Performance in a TRIM enabled system is now determined not by the number of invalid blocks on your SSD, but rather the amount of free space you have. I went into a deep explanation of the relationship between free space and the performance of some SSDs here.

TRIM will make sure that you don’t have to worry about your drive filling up with invalid data, but it doesn’t skirt the bigger issue: dynamic controllers see their performance improve with more free space.

My rule of thumb is to keep at least 20% free space on your drive, you can get by with less but performance tends to suffer. It doesn’t degrade by the same amount for all drives either. Some controllers are more opportunistic with free space (e.g. Intel), while others don’t seem to rely as much on free space for improved performance.

presumably this issue is even worse if you don't use Trim.

If you already use the SSD at full capacity you may have to do a secure erase to allow the firmware to treat the "unused" space as unused.

Warning following the instructions you might find after googling secure erase or sanitary erase might lead you to the point of having an unusable SSD. you are much better off making sure a new drive is never formatted to the full capacity so you can avoid this procedure. Given that disclaimer some quick links to read in addition to the Anand articles would be:

Nothing short of resetting the SSD to this "factory fresh" mode turns used space back into unused space. You can't just reformat the disk or resize the partition or use any traditional method you would have used on rotating disks in the past.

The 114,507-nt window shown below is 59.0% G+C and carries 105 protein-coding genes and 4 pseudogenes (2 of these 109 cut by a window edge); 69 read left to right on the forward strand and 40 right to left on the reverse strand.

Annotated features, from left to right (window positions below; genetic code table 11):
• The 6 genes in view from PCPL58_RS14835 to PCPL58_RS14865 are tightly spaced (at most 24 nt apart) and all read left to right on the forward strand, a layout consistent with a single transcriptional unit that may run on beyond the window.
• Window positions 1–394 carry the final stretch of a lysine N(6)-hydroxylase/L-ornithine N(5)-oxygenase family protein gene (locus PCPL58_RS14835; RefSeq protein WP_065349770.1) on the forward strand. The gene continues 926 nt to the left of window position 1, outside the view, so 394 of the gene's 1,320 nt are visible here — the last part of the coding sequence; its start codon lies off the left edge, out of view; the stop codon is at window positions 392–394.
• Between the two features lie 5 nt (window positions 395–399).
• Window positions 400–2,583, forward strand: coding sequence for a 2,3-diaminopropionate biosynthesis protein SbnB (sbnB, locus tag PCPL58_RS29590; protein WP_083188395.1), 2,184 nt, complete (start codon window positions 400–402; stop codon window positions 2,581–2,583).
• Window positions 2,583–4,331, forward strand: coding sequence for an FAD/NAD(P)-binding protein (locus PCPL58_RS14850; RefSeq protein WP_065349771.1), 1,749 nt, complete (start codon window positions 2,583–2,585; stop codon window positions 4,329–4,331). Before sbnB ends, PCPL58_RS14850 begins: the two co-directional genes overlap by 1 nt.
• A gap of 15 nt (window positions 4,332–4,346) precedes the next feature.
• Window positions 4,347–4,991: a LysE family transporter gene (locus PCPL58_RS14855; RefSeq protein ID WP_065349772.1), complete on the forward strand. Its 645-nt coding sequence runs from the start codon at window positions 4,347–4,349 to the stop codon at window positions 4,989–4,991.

share|improve this answer
It really depends on how you define "unused". Does that mean unpartitioned or just not in use? – Sander Rijken May 11 '10 at 21:19
Sander. Unused in SSD terms means the SSD has no record of data ever being written to that bit of flash. Defining a 42GB partition on a 64GB flash drive that has never been used leaves unused space. Deleting that partition from the OS and creating a 25GB partition does NOT increase the amount of unused space. Only a "secure erase" procedure will reset the internal log in the SSD that allows all the flash be considered unused by the SSD firmware. – pplrppl May 13 '10 at 14:50
The worst case scenario here would be someone taking a brand new SSD and doing a "full format" with Windows 7 to a partition that is the full capacity of the SSD (which will attempt to write zeros to every sector during the format). At that point if they don't do a secure erase that SSD will behave like it's full performance wise even if you never fill even half the capacity with usable data. – pplrppl May 13 '10 at 15:16
Even worse would be for someone to do this then RMA the drive because it didn't benchmark well, the retailer selling it as an open box item, and someone paying near full price for a drive that doesn't perform well not knowing there is a procedure they could do to restore the drive back to proper performance. With luck they might get back most of the performance automatically over time as trim and garbage collection restructure the drive but it is also entirely possible for someone to use a SSD in a degraded state like that and it not recover. – pplrppl May 13 '10 at 15:19

You must log in to answer this question.

Not the answer you're looking for? Browse other questions tagged .